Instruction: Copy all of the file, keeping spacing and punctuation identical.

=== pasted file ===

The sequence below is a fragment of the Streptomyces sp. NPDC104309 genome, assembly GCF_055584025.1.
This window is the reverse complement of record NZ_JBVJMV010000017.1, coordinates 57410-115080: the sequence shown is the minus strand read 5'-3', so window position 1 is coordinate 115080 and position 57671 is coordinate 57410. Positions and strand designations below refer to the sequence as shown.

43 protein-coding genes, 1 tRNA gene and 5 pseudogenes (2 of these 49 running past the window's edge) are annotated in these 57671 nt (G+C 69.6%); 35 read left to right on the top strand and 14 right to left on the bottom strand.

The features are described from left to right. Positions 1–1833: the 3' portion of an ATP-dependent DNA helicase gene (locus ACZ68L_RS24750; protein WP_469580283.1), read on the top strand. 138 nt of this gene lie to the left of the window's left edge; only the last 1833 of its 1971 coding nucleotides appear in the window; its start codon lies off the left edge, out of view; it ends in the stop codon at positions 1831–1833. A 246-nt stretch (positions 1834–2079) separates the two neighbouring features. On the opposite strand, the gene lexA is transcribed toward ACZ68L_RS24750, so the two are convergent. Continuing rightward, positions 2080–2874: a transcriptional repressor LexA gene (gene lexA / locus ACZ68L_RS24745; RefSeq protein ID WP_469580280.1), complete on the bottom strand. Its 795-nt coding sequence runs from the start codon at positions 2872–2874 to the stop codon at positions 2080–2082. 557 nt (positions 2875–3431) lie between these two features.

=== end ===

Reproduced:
The sequence below is a fragment of the Streptomyces sp. NPDC104309 genome, assembly GCF_055584025.1.
This window is the reverse complement of record NZ_JBVJMV010000017.1, coordinates 57410-115080: the sequence shown is the minus strand read 5'-3', so window position 1 is coordinate 115080 and position 57671 is coordinate 57410. Positions and strand designations below refer to the sequence as shown.

43 protein-coding genes, 1 tRNA gene and 5 pseudogenes (2 of these 49 running past the window's edge) are annotated in these 57671 nt (G+C 69.6%); 35 read left to right on the top strand and 14 right to left on the bottom strand.

The features are described from left to right. Positions 1–1833: the 3' portion of an ATP-dependent DNA helicase gene (locus ACZ68L_RS24750; protein WP_469580283.1), read on the top strand. 138 nt of this gene lie to the left of the window's left edge; only the last 1833 of its 1971 coding nucleotides appear in the window; its start codon lies off the left edge, out of view; it ends in the stop codon at positions 1831–1833. A 246-nt stretch (positions 1834–2079) separates the two neighbouring features. On the opposite strand, the gene lexA is transcribed toward ACZ68L_RS24750, so the two are convergent. Continuing rightward, positions 2080–2874: a transcriptional repressor LexA gene (gene lexA / locus ACZ68L_RS24745; RefSeq protein ID WP_469580280.1), complete on the bottom strand. Its 795-nt coding sequence runs from the start codon at positions 2872–2874 to the stop codon at positions 2080–2082. 557 nt (positions 2875–3431) lie between these two features.